Never before in the vast literature of World War II has there been a naval atlas such as this to show graphically the complexities of the war at sea that spread across every ocean during that global conflict. This beautifully produced book by the British naval historian, Marcus Faulkner, provides a unique cartographic presentation of the sea war. It offers more than 150 full-color maps and charts to help readers visualize exactly what happened over the course of the war. All of the great campaigns and major battles are included, but so too, are the smaller operations, amphibious landings, convoys, sieges, skirmishes, and sinkings. No other work has attempted such an ambitious view of the war at sea. Certain to become a definitive reference work of World War II, the book is suitable not only for historians and serious naval enthusiasts, but also for general readers seeking a sweeping visual explanation of what happened in a naval war that extended from the coldest arctic seas to the tropical beaches of the Pacific.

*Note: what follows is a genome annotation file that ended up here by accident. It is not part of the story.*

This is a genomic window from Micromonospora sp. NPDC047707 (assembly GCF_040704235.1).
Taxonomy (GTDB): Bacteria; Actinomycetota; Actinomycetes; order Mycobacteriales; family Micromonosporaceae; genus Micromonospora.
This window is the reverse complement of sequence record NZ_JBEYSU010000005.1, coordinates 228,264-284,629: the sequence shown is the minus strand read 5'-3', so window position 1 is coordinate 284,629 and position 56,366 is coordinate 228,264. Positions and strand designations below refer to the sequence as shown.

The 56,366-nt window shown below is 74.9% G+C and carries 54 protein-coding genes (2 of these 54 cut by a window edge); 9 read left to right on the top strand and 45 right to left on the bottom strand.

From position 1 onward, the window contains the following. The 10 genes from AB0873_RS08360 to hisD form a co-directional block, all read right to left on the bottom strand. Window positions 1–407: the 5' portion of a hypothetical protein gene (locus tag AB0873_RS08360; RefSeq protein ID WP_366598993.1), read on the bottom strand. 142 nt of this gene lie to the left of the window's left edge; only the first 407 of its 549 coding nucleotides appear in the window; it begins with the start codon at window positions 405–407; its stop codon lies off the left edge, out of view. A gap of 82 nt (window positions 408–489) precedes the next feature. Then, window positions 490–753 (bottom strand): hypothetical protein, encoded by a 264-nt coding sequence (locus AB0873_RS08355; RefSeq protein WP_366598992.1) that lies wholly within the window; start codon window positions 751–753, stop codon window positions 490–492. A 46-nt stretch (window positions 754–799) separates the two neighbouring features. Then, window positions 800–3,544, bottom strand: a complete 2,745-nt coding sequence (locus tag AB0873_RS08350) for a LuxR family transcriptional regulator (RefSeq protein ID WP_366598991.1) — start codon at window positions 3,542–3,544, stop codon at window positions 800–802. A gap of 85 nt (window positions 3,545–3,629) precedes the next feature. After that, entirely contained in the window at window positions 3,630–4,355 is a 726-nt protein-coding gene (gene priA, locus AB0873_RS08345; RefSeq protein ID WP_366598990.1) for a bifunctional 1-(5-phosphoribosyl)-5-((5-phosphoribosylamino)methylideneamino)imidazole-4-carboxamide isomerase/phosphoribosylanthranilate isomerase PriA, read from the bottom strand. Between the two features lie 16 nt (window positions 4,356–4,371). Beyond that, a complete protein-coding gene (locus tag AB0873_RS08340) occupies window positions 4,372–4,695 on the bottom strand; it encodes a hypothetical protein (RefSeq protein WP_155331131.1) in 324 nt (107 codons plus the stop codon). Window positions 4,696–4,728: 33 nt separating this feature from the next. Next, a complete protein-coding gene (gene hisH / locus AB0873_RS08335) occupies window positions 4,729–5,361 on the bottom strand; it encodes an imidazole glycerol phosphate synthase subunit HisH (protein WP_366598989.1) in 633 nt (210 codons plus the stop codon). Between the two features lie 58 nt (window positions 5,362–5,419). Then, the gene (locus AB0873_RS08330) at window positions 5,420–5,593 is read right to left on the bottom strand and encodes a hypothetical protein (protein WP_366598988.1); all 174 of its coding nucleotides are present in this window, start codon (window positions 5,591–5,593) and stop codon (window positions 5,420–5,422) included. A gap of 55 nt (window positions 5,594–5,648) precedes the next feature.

Entire sections of the book are devoted to the Pacific war, the Battle of the Atlantic, and the campaigns in the Mediterranean, and in-depth coverage is also given to smaller, crucial events, such as the Dieppe landings. Maps depict battle dynamics and provide extensive information on the opposing forces, their ships and equipment, and the strategic significance of events. General thematic maps on such topics as ship losses, aerial strengths, and convoy routes, give readers a full understanding of the many contributing factors that shaped the tactics and strategies of the Allied and Axis forces. The well-known naval authority and author Andrew Lambert offers an informative introduction that sets the stage for the breathtaking illustrations that follow.